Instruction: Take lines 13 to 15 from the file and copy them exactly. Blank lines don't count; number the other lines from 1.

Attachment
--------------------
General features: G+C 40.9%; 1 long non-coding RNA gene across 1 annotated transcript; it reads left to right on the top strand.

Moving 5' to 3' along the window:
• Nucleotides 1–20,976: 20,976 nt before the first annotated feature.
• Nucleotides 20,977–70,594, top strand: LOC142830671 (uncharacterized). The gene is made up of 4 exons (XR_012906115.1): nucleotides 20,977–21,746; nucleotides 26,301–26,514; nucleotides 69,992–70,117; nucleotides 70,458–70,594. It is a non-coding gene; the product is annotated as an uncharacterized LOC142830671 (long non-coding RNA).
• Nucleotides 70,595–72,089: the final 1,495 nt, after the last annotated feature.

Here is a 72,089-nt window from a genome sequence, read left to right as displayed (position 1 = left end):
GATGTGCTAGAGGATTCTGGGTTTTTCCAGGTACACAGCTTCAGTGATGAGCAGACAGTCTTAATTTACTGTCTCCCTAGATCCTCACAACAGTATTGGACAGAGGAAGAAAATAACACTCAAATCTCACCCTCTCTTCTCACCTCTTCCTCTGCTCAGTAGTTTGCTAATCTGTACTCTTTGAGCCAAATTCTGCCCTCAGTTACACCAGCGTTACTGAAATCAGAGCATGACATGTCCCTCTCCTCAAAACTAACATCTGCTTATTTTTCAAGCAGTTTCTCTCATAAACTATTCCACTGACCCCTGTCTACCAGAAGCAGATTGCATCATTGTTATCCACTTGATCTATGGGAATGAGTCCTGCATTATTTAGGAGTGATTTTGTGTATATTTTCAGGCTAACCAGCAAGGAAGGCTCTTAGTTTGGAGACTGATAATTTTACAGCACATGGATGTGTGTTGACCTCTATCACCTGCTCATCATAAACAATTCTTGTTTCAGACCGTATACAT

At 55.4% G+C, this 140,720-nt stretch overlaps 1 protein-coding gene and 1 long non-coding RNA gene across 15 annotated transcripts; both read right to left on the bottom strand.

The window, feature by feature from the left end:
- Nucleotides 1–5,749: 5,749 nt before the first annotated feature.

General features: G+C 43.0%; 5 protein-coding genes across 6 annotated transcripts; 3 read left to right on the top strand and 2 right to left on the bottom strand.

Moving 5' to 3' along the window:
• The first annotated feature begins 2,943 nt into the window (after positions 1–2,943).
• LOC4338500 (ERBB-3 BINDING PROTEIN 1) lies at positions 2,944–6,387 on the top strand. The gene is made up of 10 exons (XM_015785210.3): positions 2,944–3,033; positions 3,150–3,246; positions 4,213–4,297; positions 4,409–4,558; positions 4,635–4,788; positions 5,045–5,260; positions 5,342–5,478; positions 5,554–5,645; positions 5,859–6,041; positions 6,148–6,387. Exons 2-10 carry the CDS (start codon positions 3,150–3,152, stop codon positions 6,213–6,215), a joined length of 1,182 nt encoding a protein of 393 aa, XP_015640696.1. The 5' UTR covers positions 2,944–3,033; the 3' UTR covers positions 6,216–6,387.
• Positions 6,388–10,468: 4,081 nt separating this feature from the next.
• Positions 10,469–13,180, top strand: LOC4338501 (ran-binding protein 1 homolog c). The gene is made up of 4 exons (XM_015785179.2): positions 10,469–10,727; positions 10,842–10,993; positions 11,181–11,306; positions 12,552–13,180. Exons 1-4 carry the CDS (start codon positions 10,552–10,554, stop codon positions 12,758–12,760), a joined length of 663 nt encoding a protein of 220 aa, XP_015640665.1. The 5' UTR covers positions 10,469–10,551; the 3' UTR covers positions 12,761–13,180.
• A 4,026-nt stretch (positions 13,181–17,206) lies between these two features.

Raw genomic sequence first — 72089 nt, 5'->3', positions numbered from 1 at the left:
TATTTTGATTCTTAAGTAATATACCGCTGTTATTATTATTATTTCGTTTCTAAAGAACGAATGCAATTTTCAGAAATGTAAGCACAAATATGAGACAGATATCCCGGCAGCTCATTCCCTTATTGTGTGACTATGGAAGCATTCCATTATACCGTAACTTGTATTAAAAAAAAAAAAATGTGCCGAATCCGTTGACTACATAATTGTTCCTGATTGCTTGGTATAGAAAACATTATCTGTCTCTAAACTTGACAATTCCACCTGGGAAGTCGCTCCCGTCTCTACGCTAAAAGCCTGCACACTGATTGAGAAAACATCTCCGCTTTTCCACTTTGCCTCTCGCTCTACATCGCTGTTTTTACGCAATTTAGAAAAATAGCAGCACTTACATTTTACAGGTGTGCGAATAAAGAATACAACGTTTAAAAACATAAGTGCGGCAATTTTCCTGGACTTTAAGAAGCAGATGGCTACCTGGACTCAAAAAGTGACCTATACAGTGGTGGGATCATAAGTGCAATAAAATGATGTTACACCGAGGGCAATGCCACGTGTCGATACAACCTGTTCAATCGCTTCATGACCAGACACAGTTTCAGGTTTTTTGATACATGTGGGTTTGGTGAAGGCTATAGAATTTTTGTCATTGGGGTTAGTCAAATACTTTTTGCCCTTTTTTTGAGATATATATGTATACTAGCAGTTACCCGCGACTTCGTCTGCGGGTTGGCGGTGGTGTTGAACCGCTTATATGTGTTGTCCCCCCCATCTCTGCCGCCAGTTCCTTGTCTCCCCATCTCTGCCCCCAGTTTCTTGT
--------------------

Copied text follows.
• The first annotated feature begins 2,943 nt into the window (after positions 1–2,943).
• LOC4338500 (ERBB-3 BINDING PROTEIN 1) lies at positions 2,944–6,387 on the top strand. The gene is made up of 10 exons (XM_015785210.3): positions 2,944–3,033; positions 3,150–3,246; positions 4,213–4,297; positions 4,409–4,558; positions 4,635–4,788; positions 5,045–5,260; positions 5,342–5,478; positions 5,554–5,645; positions 5,859–6,041; positions 6,148–6,387. Exons 2-10 carry the CDS (start codon positions 3,150–3,152, stop codon positions 6,213–6,215), a joined length of 1,182 nt encoding a protein of 393 aa, XP_015640696.1. The 5' UTR covers positions 2,944–3,033; the 3' UTR covers positions 6,216–6,387.
• Positions 6,388–10,468: 4,081 nt separating this feature from the next.